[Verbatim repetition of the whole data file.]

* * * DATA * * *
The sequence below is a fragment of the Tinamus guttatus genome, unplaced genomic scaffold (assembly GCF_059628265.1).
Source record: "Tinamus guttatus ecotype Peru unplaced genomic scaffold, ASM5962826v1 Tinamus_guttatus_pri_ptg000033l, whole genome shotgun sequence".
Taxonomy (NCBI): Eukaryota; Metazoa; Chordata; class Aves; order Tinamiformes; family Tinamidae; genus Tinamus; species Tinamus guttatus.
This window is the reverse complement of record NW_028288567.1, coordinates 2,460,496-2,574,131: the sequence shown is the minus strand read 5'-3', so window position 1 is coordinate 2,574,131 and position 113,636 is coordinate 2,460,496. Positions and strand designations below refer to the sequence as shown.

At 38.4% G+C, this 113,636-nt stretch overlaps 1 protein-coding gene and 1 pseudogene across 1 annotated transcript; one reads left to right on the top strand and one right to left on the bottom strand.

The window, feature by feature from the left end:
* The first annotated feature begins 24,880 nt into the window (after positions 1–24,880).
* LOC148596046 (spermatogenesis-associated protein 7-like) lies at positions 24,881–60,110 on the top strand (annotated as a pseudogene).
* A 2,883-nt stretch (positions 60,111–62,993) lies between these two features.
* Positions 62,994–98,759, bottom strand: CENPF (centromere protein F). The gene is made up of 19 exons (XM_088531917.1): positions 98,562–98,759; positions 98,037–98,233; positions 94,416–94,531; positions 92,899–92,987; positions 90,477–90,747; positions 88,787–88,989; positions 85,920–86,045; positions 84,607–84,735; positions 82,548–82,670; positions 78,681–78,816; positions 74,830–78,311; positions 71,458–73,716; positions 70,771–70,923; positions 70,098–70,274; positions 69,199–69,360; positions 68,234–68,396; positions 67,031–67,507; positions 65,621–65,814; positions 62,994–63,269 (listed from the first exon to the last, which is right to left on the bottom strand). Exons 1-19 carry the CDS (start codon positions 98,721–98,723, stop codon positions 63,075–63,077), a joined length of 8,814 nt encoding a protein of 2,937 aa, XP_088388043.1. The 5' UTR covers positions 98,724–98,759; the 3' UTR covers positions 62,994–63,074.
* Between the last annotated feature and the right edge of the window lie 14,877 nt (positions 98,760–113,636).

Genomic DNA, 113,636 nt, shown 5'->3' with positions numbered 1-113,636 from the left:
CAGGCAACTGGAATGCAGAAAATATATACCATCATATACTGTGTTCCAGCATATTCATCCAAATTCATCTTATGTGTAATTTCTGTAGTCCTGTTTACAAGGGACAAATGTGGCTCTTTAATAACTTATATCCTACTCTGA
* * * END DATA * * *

The sequence below is a fragment of the Tinamus guttatus genome, unplaced genomic scaffold (assembly GCF_059628265.1).
Source record: "Tinamus guttatus ecotype Peru unplaced genomic scaffold, ASM5962826v1 Tinamus_guttatus_pri_ptg000033l, whole genome shotgun sequence".
Taxonomy (NCBI): Eukaryota; Metazoa; Chordata; class Aves; order Tinamiformes; family Tinamidae; genus Tinamus; species Tinamus guttatus.
This window is the reverse complement of record NW_028288567.1, coordinates 2,460,496-2,574,131: the sequence shown is the minus strand read 5'-3', so window position 1 is coordinate 2,574,131 and position 113,636 is coordinate 2,460,496. Positions and strand designations below refer to the sequence as shown.

At 38.4% G+C, this 113,636-nt stretch overlaps 1 protein-coding gene and 1 pseudogene across 1 annotated transcript; one reads left to right on the top strand and one right to left on the bottom strand.

The window, feature by feature from the left end:
* The first annotated feature begins 24,880 nt into the window (after positions 1–24,880).
* LOC148596046 (spermatogenesis-associated protein 7-like) lies at positions 24,881–60,110 on the top strand (annotated as a pseudogene).
* A 2,883-nt stretch (positions 60,111–62,993) lies between these two features.
* Positions 62,994–98,759, bottom strand: CENPF (centromere protein F). The gene is made up of 19 exons (XM_088531917.1): positions 98,562–98,759; positions 98,037–98,233; positions 94,416–94,531; positions 92,899–92,987; positions 90,477–90,747; positions 88,787–88,989; positions 85,920–86,045; positions 84,607–84,735; positions 82,548–82,670; positions 78,681–78,816; positions 74,830–78,311; positions 71,458–73,716; positions 70,771–70,923; positions 70,098–70,274; positions 69,199–69,360; positions 68,234–68,396; positions 67,031–67,507; positions 65,621–65,814; positions 62,994–63,269 (listed from the first exon to the last, which is right to left on the bottom strand). Exons 1-19 carry the CDS (start codon positions 98,721–98,723, stop codon positions 63,075–63,077), a joined length of 8,814 nt encoding a protein of 2,937 aa, XP_088388043.1. The 5' UTR covers positions 98,724–98,759; the 3' UTR covers positions 62,994–63,074.
* Between the last annotated feature and the right edge of the window lie 14,877 nt (positions 98,760–113,636).

Genomic DNA, 113,636 nt, shown 5'->3' with positions numbered 1-113,636 from the left:
CAGGCAACTGGAATGCAGAAAATATATACCATCATATACTGTGTTCCAGCATATTCATCCAAATTCATCTTATGTGTAATTTCTGTAGTCCTGTTTACAAGGGACAAATGTGGCTCTTTAATAACTTATATCCTACTCTGA